10:12 – 14:37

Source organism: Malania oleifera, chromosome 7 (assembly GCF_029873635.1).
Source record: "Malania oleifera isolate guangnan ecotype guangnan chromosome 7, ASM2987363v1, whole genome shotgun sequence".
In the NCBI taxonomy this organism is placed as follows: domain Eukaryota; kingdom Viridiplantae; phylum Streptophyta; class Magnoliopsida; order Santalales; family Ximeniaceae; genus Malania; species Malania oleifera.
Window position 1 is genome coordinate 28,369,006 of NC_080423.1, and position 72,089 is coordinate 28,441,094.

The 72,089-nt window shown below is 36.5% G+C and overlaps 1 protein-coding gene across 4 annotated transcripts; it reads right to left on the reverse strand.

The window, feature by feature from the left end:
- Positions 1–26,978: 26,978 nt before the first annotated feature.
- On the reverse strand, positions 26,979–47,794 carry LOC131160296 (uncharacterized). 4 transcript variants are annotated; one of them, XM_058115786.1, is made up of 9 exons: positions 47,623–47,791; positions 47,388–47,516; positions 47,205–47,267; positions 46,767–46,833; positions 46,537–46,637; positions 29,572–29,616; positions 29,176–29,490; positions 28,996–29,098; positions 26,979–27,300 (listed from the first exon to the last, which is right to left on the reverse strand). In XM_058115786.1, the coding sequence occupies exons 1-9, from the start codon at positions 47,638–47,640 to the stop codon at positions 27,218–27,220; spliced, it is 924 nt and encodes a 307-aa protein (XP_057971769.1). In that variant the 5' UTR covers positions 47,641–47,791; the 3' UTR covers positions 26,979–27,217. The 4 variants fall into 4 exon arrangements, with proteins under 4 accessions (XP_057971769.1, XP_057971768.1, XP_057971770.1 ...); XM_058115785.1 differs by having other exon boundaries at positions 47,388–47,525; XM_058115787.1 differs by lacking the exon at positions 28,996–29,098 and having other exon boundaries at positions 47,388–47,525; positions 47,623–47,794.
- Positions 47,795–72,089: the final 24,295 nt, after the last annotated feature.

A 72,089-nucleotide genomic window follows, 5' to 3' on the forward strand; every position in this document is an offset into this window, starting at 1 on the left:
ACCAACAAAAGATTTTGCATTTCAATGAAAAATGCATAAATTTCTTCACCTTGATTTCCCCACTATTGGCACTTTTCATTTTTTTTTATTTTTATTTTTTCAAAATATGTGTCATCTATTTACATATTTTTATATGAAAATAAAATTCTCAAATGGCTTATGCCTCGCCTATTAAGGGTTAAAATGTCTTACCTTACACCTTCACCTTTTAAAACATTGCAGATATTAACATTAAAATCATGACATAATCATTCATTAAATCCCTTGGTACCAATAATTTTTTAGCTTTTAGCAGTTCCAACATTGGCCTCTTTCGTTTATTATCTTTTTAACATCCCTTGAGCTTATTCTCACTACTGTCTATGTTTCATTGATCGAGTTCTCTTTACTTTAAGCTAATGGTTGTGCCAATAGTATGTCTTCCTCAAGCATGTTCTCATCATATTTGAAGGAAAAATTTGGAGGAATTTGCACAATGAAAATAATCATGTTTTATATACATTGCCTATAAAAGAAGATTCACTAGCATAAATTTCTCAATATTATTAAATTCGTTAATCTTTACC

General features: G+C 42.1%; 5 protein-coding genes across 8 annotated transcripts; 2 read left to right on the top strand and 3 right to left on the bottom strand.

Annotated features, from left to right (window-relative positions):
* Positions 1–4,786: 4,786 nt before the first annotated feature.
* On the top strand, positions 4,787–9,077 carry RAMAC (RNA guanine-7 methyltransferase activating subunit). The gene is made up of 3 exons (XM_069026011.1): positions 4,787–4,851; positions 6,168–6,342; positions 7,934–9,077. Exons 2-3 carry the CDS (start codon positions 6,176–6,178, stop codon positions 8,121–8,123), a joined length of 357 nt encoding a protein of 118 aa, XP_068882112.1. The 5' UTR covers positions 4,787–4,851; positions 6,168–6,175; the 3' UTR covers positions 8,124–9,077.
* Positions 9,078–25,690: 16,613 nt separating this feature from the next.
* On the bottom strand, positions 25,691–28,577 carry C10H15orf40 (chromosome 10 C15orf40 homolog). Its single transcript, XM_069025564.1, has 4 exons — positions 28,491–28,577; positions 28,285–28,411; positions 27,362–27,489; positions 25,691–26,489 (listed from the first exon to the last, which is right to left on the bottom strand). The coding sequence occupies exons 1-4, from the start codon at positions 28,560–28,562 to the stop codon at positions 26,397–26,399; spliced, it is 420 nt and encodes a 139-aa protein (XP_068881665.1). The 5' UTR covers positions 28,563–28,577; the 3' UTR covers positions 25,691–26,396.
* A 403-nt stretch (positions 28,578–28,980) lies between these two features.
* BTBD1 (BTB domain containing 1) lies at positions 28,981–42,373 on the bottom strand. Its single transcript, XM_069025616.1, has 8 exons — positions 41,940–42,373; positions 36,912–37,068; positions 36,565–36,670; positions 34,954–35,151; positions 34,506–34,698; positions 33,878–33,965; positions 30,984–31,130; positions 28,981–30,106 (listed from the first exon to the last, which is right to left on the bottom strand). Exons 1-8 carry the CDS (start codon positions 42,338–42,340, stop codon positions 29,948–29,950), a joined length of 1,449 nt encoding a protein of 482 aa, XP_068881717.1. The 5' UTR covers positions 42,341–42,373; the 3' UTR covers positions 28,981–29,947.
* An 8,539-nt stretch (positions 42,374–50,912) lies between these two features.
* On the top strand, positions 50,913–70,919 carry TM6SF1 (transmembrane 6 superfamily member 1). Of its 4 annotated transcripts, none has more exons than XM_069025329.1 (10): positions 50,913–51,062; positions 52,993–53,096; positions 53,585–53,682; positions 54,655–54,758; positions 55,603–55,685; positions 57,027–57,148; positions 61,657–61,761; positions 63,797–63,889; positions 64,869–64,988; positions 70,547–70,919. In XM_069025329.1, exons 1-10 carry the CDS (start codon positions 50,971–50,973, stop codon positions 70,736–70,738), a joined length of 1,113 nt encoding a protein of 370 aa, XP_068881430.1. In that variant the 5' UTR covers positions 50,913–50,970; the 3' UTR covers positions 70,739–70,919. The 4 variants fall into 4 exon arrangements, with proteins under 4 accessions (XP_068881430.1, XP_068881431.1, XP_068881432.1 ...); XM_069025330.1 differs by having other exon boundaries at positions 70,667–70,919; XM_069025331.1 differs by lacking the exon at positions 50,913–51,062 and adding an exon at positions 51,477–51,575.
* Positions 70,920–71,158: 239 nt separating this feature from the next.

So you’re not lost what they did their loss travel PT. Yeah. They thought about it. So check them out online positions in all fifty states in all settings and that mentor ship aspect AU are US medical dot com. That’s eight you are E U S medical dot com. Leaders in travel PT. Further. Let’s get back to the last answer this this happy one. What are you most looking forward to what pumps you up about? Like, hey now, I get to do this. What do you extend about? It’s all about the patient. That’s all it is man. It’s not about me. I just wanna I wanna make people get better. I just want to help people move better. I want people to know that what PT’s can do. I wanna move this profession. Just being in clinic and getting out of the classroom because I really wanna start interacting with patients and apply. The things that I’ve been learning over the past two you wanna do things. Now, I want to do all the things to all the PT things when you make a difference in someone’s life, and they get better, and you see that their quality of life changes. I think that’s probably the most rewarding thing the opportunity to build a relationship. We’ll condition the area and kind of have somebody to bounce ideas off and take what I’ve been learning in the classroom really put it to use different populations time athletic trainer athlete. So I’m excited to experience new things just getting created. But patients, I think that’s the best part about clinical is like your see is there is back up, but you can just get creative and put your mind to the test getting back into the clinic. And like actually being able to put hands on a patient set of standing there watching the whole time. I’m most pumped to meet a diverse amount of people. I just wanna meet everyone. I wanna learn from people I want to I want to go out there. I just want to learn I just wanna learn. Everything that the PC world has to offer me. I love meeting people in help seeing them get better until they can do things that they weren’t able to before. And then make really cool relations people. It’s also you picked a pretty good profession them AMAN, kids know, my c-, just the patient population. Young. That’s the biggest thing experience gone so far as all curricular base. It’s like all theoretical this point. And again, there you you’re getting down dirty in the people the people that’s hopeful. If I get to meet real patients and be able to learn further from like every patient, I have so that I can understand clinical populations in like neuro and Ortho that’s different than in the room really building relationships with patients finally getting out of the textbooks and getting to put my knowledge to good use just going out there learning not having study all the time the study while I’m like while I’m working the best part is learning on the job. And having to study every night. I love meeting people and help seeing them get better. So they can do things that they weren’t able to before. And then make it really cool relations with people. It’s also so just finding out what do patients have what I can do to help them getting to actually work with people again and not being almost working forward to working with some adapted athletes. I’m going to start rehab in Michigan in July. And that’s going to be a lot of fun that that’s fantastic. That’s it. We’re done. PT typecast is a product of p t podcast LLC. It is hosted and produced by PT podcast C E CEO, Jim McKay and CBO sky Donovan from Marymount university. We talked PT drink beer and recorded. This has been another poor from the PT pine cast PD intended for educational purposes only no clinical decision making should be based solely on one source care is taken to ensure accuracy factual errors can be present. More on the show at PT podcasts dot com. Brooks rehabilitation there institute of higher learning for sponsoring the show. Residency and fellowship opportunities is what they offer check him out a Brooks H L dot org, also hosting their fourth annual scholarly symposia. Jim that’s going on June twenty second in Jacksonville, Florida information about the symposium can be found at Brooks H, L dot org. Keynote presentation this year by the editor of p t j Alan jetty. I’ll be on hand doing some talks and some live podcasting looking for C E U’s into expand your knowledge base. Look, no further than Brooks H, L dot org. Our home on the internet cast dot com. Created by build PT, build PT provides marketing services specifically for private practice. PT’s website development and host evolving content marketing solutions PT clinics across the country. See what good PT can do for you today. Build PT dot com.